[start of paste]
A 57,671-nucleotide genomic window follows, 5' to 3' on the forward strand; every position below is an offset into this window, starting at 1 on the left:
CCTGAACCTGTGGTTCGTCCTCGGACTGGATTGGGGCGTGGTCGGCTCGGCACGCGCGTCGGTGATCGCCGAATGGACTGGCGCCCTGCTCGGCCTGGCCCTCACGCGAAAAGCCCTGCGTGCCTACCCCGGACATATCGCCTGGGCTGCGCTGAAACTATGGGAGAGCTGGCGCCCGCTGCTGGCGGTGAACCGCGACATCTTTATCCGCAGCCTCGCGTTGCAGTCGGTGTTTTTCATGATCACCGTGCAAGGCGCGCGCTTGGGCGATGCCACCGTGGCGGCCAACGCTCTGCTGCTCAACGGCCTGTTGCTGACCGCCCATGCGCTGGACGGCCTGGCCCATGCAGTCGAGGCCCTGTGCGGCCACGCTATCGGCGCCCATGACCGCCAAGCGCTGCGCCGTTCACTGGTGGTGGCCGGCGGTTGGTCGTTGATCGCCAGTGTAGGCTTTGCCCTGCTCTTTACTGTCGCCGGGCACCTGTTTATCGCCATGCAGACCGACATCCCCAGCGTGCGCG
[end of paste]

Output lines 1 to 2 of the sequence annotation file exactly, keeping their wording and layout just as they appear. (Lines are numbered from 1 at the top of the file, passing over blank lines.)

A 57,671-nucleotide genomic window follows, 5' to 3' on the forward strand; every position below is an offset into this window, starting at 1 on the left:
CCTGAACCTGTGGTTCGTCCTCGGACTGGATTGGGGCGTGGTCGGCTCGGCACGCGCGTCGGTGATCGCCGAATGGACTGGCGCCCTGCTCGGCCTGGCCCTCACGCGAAAAGCCCTGCGTGCCTACCCCGGACATATCGCCTGGGCTGCGCTGAAACTATGGGAGAGCTGGCGCCCGCTGCTGGCGGTGAACCGCGACATCTTTATCCGCAGCCTCGCGTTGCAGTCGGTGTTTTTCATGATCACCGTGCAAGGCGCGCGCTTGGGCGATGCCACCGTGGCGGCCAACGCTCTGCTGCTCAACGGCCTGTTGCTGACCGCCCATGCGCTGGACGGCCTGGCCCATGCAGTCGAGGCCCTGTGCGGCCACGCTATCGGCGCCCATGACCGCCAAGCGCTGCGCCGTTCACTGGTGGTGGCCGGCGGTTGGTCGTTGATCGCCAGTGTAGGCTTTGCCCTGCTCTTTACTGTCGCCGGGCACCTGTTTATCGCCATGCAGACCGACATCCCCAGCGTGCGCG